The Eagle Huntress
Struggling against gender roles
Talented bird whisperers train eagles to help them hunt for food and fur in treacherous, bone-chilling winters.
Matthew Kauffman Smith with special guest writer, Ella
When I took my daughters to the bank when they were younger, the teller would always offer them a sticker. He or she would offer a Disney princess sticker to my daughters, even though one time I saw Spiderman stickers in another stash that was offered to the boys. Given the option, my girls may have selected the princesses, but there’s a good chance they would have chosen an alternative.
Now my girls are old enough to say “No, thank you” or “Do you have any other options?” These days, I’d like to think the bank offers more choices because, while there is still work to be done, at least mainstream movies have done a better job of highlighting strong-willed, determined young women. From Mad Max: Fury Road to Star Wars: The Force Awakens to Star Wars: Rogue One, females are assuming the leads in action movies and reenergizing a fairly tired formula. I’m not suggesting that I want my daughters to grow up shooting Stormtroopers, but at least they’re getting to see a different portrayal of a female then I did growing up (apart from Princess Leia: RIP Carrie Fisher).
The Eagle Huntress is a new documentary that features another powerful female figure in her attempt to change gender roles. The movie follows the story of 13-year-old Aisholpan, the oldest child in a nomadic Kazakh family that lives in a remote, desolate part of Mongolia. Like her father, grandfather, and many generations of men before them, Aisholpan wants to learn the trade of eagle hunting. These talented bird whisperers train eagles to help them hunt for food and fur in the treacherous, bone-chilling winters.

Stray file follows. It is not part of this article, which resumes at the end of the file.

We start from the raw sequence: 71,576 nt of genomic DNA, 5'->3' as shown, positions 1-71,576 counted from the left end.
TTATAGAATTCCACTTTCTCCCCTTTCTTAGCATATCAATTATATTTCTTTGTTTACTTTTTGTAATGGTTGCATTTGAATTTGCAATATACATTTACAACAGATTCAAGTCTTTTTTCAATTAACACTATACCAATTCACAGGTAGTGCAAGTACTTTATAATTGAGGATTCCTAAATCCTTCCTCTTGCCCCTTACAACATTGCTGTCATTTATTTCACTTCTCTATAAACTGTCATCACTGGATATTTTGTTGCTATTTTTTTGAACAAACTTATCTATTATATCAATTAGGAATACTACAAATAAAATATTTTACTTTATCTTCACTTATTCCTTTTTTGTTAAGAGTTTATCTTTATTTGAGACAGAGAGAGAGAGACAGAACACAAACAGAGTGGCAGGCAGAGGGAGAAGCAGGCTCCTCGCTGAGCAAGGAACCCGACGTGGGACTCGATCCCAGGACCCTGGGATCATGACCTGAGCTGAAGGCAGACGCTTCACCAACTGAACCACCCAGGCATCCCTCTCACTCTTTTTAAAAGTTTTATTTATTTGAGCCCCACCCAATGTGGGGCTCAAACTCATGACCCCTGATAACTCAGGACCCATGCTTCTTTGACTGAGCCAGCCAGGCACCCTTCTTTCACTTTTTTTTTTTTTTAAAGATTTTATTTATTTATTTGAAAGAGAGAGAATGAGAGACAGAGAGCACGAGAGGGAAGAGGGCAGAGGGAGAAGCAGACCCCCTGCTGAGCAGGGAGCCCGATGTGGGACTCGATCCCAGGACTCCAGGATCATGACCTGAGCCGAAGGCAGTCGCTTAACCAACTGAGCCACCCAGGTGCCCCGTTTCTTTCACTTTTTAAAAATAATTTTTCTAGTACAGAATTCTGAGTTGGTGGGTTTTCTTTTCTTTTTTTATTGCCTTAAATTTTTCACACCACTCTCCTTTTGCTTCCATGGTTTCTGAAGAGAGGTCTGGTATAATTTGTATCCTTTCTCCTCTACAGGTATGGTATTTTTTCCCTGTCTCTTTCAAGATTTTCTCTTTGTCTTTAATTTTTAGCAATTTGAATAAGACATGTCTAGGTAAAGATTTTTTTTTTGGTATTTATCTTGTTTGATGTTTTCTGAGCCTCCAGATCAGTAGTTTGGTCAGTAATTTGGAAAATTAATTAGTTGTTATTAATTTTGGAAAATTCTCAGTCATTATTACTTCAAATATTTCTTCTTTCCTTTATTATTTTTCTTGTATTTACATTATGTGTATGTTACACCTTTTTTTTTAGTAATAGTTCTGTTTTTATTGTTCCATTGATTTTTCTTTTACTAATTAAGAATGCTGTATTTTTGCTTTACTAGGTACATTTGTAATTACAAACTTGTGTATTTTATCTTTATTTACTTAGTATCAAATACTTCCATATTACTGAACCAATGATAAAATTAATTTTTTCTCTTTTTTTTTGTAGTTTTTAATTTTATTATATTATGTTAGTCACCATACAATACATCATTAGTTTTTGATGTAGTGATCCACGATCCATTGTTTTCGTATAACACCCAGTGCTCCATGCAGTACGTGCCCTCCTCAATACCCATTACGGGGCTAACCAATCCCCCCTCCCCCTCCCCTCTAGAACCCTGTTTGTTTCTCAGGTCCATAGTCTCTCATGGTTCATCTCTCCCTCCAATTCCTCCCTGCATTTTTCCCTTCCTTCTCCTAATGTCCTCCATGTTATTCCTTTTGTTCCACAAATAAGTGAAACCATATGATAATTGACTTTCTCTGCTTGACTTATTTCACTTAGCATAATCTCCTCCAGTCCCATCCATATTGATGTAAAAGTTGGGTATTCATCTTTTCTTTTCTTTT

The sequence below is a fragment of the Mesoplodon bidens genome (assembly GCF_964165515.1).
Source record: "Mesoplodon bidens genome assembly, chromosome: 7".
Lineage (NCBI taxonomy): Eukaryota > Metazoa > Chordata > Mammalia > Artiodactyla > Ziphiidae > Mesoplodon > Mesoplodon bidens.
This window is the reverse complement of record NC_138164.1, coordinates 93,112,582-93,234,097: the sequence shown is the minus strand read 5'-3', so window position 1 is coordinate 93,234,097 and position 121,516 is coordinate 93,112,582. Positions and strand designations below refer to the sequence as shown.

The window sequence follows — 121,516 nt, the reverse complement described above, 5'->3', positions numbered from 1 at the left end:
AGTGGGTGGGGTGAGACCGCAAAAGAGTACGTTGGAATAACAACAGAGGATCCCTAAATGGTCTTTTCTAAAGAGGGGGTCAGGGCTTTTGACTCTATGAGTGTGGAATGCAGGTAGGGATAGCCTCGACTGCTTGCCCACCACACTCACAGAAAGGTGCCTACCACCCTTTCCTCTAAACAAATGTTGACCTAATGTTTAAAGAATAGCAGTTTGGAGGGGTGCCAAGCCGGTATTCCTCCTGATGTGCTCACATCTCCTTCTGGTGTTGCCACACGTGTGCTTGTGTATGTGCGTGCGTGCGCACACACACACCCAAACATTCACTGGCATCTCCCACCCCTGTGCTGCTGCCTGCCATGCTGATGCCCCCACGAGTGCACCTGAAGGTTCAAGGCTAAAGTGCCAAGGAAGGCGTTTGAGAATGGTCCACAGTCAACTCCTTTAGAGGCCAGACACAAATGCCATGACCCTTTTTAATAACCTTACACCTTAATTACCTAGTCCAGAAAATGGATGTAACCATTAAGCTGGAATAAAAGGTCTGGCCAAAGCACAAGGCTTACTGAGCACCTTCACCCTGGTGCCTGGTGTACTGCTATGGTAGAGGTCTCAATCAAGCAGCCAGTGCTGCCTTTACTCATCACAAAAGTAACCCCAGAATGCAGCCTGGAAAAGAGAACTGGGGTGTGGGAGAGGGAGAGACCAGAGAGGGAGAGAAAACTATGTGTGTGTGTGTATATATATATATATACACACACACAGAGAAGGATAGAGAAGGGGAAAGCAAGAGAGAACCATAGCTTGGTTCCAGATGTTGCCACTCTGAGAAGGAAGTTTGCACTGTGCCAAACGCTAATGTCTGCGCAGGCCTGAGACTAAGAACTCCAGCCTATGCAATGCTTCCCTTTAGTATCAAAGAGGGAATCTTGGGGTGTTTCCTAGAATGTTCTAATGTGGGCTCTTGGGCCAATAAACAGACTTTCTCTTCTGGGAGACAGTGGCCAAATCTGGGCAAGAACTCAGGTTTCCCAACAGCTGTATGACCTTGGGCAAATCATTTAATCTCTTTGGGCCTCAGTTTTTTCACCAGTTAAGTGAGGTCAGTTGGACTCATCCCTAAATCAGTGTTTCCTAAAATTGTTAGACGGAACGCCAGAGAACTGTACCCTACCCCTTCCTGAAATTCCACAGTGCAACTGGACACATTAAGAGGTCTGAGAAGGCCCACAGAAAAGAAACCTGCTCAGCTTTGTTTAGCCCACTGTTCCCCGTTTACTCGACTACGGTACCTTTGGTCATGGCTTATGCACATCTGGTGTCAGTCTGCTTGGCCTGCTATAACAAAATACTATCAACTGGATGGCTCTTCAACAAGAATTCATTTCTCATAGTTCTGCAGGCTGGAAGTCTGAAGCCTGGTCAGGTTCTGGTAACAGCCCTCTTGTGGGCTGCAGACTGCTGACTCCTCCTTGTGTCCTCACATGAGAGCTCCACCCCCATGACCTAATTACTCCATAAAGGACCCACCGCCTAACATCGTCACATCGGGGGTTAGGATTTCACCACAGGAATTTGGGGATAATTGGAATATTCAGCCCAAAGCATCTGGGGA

From an early age, Aisholpan takes an interest, and despite traditions that suggest only men can become eagle hunters, Aisholpan’s parents embrace her curiosity. The movie follows her journey as she catches her own baby eaglet, trains it, enters a prestigious competition, and finally takes her eagle to the wild to hunt. While I felt the filmmakers manipulated the story in some places, this is a flaw present in pretty much every documentary. In this case, it wasn’t necessary to overdramatize the story because Aisholpan and her father—and their actions and relationship—speak for themselves. Her father, Rys, doesn’t question his daughter’s desires, which in turn makes her comfortable pursuing her dreams.
Since my eldest daughter, Ella, will be 13 in two months, I was interested in her thoughts. I told her I would write questions/comments on the computer and then she could answer them while I was at work. Below are the results:
Dad: What do you think makes Aisholpan an interesting character?
Ella: I think her audacity to do what she wants to do makes her a strong and interesting female character.
Dad: What difficulties did she have to overcome?
Ella: Aisholpan is underestimated for her gender and is forced to work twice as hard to become accepted as an eagle hunter. The elders feel she is not fit to do “a man’s job,” and she has to prove them wrong.
Dad: You and Aisholpan live very different lives, but what could you relate to about her story?
Ella: Though it happens to us in very different ways, we are both faced with gender inequality. She is struggling to be accepted as an eagle hunter, and I try to get passed to by a boy in a PE sports game.
Dad: I thought it was pretty appropriate that Daisy Ridley was the narrator. What do you think?
Ella: In Star Wars VII, Daisy Ridley plays the strong female character Rey. Ridley’s character related to Aisholpan in a way probably no one else would have been able to create.
Dad: What did you think of the cinematography?
Ella: I thought it was great. I was very absorbed in the movie and felt I was right in the mountains with Aisholpan.
Dad: What rating would you give this out of four stars?
Ella: I would give it a 3.5 out of 4.
Dad: Do you have anything else to add?
Ella: Can I have an eaglet?
Dad: Um, no.
Ella: Dang it.
Rated G and very family friendly. I agree with Ella’s assessment of 3.5/4 stars.